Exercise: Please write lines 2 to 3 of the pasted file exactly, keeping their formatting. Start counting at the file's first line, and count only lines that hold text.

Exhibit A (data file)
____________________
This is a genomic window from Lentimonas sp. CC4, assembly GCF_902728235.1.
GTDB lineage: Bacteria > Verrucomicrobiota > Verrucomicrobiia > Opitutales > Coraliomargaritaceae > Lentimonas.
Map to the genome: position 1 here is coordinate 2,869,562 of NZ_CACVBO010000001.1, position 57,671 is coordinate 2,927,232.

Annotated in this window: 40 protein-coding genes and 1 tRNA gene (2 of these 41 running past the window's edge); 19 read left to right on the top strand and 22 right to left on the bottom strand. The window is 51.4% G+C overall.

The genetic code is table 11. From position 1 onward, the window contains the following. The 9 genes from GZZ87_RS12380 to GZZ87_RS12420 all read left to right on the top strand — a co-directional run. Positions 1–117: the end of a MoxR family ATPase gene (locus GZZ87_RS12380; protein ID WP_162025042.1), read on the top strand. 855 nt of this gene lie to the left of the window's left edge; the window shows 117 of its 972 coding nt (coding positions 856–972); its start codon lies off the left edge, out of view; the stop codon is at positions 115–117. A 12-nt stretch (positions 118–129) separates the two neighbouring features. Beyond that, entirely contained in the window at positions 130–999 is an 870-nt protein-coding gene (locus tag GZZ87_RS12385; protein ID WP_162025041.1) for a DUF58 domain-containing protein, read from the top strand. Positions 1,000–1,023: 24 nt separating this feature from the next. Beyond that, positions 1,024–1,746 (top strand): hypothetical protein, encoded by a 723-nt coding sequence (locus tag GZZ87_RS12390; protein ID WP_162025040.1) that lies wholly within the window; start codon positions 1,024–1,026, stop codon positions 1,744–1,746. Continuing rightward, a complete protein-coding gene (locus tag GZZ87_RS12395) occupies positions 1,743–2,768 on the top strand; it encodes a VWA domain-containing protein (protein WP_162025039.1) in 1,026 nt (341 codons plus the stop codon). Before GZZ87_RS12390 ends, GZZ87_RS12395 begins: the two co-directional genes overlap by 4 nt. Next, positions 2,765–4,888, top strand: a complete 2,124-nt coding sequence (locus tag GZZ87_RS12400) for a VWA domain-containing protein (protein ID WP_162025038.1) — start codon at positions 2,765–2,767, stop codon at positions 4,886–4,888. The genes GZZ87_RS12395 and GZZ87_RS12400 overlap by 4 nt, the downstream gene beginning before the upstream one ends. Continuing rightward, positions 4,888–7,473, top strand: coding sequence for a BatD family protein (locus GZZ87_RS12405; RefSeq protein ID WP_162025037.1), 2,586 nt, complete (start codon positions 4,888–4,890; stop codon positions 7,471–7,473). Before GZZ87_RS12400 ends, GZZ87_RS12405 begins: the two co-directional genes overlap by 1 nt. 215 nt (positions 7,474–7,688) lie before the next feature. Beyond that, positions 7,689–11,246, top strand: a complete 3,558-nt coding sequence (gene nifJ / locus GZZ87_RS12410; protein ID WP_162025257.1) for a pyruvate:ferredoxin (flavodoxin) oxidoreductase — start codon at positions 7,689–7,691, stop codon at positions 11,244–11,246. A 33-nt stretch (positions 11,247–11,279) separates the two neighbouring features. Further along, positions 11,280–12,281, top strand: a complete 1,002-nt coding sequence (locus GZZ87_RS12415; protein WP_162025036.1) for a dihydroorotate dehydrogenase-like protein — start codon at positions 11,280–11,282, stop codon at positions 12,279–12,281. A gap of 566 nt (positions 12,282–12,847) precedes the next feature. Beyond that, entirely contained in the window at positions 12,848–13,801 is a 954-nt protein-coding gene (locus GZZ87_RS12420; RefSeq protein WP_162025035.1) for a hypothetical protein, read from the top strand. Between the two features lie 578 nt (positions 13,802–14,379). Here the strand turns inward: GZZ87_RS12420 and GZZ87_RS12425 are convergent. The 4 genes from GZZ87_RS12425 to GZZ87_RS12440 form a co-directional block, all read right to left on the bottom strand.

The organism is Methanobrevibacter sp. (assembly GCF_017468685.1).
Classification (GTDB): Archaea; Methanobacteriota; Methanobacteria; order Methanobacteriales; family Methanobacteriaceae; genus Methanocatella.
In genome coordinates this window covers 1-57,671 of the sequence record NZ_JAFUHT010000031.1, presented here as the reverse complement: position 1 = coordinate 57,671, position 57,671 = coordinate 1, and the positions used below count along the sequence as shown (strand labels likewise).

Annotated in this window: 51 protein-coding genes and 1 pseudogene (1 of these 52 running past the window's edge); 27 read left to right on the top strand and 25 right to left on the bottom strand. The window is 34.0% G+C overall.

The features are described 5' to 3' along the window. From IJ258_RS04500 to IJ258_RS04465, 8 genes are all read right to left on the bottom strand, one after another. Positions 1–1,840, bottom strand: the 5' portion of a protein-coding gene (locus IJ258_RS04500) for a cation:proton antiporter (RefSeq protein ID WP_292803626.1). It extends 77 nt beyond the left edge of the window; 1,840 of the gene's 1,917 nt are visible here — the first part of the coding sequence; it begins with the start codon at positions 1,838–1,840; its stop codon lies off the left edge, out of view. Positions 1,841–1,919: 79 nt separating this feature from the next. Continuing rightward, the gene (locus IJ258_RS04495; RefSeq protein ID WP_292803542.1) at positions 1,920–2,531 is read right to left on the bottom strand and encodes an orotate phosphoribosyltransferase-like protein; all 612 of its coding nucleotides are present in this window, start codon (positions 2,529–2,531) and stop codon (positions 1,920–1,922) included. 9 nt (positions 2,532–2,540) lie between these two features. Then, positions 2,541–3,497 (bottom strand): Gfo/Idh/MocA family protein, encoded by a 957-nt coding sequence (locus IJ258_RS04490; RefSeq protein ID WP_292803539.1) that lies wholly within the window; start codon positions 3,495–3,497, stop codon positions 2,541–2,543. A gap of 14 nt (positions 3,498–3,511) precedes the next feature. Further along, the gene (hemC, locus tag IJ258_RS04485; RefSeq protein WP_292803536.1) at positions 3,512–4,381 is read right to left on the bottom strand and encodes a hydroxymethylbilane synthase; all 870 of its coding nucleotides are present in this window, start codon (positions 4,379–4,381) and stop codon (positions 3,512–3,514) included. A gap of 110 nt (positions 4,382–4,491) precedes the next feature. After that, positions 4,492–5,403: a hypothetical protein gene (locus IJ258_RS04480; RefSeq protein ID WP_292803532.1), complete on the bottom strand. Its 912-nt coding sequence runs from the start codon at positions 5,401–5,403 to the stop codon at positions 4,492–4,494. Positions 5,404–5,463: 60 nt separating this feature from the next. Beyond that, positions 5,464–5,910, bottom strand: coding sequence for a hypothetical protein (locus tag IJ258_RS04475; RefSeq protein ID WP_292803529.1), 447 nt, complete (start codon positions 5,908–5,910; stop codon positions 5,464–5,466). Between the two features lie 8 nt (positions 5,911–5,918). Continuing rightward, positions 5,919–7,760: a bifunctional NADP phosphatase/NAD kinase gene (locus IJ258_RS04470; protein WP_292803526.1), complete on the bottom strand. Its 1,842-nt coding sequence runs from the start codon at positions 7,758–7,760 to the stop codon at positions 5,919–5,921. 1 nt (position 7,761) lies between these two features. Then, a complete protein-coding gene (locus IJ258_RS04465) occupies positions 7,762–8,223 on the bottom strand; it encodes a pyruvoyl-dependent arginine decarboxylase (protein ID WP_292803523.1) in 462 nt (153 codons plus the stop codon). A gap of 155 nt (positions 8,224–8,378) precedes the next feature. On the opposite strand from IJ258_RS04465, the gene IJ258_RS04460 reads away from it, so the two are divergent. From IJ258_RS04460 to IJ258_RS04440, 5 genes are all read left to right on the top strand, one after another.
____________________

GTDB lineage: Bacteria > Verrucomicrobiota > Verrucomicrobiia > Opitutales > Coraliomargaritaceae > Lentimonas.
Map to the genome: position 1 here is coordinate 2,869,562 of NZ_CACVBO010000001.1, position 57,671 is coordinate 2,927,232.